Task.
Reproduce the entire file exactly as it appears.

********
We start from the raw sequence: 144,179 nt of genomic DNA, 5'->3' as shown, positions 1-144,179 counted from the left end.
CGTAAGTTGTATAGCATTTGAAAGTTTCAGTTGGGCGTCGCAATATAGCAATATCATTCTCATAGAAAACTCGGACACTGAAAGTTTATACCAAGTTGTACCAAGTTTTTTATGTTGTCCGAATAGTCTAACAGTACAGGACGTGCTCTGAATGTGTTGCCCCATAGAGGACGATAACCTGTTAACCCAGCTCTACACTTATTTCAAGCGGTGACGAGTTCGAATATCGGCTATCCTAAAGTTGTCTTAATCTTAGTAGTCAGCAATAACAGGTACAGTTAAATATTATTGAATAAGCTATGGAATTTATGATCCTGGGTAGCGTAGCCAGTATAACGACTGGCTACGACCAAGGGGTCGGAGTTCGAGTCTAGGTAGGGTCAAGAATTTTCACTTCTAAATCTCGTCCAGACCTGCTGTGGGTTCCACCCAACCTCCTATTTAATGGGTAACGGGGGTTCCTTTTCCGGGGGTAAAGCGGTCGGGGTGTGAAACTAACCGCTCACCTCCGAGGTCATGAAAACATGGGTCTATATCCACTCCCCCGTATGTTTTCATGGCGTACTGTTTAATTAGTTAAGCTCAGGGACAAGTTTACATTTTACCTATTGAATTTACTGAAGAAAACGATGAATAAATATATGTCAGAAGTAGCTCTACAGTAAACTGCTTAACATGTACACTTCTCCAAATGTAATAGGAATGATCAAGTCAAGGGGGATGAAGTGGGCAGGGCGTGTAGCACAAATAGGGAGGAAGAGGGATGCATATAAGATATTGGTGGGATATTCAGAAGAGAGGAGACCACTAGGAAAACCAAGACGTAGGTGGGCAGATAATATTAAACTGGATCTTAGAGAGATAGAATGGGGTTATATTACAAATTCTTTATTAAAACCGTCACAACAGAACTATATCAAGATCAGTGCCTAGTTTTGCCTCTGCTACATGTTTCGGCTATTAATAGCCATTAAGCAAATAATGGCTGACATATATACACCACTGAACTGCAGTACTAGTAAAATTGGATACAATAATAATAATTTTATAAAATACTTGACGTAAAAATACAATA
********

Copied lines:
We start from the raw sequence: 144,179 nt of genomic DNA, 5'->3' as shown, positions 1-144,179 counted from the left end.
CGTAAGTTGTATAGCATTTGAAAGTTTCAGTTGGGCGTCGCAATATAGCAATATCATTCTCATAGAAAACTCGGACACTGAAAGTTTATACCAAGTTGTACCAAGTTTTTTATGTTGTCCGAATAGTCTAACAGTACAGGACGTGCTCTGAATGTGTTGCCCCATAGAGGACGATAACCTGTTAACCCAGCTCTACACTTATTTCAAGCGGTGACGAGTTCGAATATCGGCTATCCTAAAGTTGTCTTAATCTTAGTAGTCAGCAATAACAGGTACAGTTAAATATTATTGAATAAGCTATGGAATTTATGATCCTGGGTAGCGTAGCCAGTATAACGACTGGCTACGACCAAGGGGTCGGAGTTCGAGTCTAGGTAGGGTCAAGAATTTTCACTTCTAAATCTCGTCCAGACCTGCTGTGGGTTCCACCCAACCTCCTATTTAATGGGTAACGGGGGTTCCTTTTCCGGGGGTAAAGCGGTCGGGGTGTGAAACTAACCGCTCACCTCCGAGGTCATGAAAACATGGGTCTATATCCACTCCCCCGTATGTTTTCATGGCGTACTGTTTAATTAGTTAAGCTCAGGGACAAGTTTACATTTTACCTATTGAATTTACTGAAGAAAACGATGAATAAATATATGTCAGAAGTAGCTCTACAGTAAACTGCTTAACATGTACACTTCTCCAAATGTAATAGGAATGATCAAGTCAAGGGGGATGAAGTGGGCAGGGCGTGTAGCACAAATAGGGAGGAAGAGGGATGCATATAAGATATTGGTGGGATATTCAGAAGAGAGGAGACCACTAGGAAAACCAAGACGTAGGTGGGCAGATAATATTAAACTGGATCTTAGAGAGATAGAATGGGGTTATATTACAAATTCTTTATTAAAACCGTCACAACAGAACTATATCAAGATCAGTGCCTAGTTTTGCCTCTGCTACATGTTTCGGCTATTAATAGCCATTAAGCAAATAATGGCTGACATATATACACCACTGAACTGCAGTACTAGTAAAATTGGATACAATAATAATAATTTTATAAAATACTTGACGTAAAAATACAATA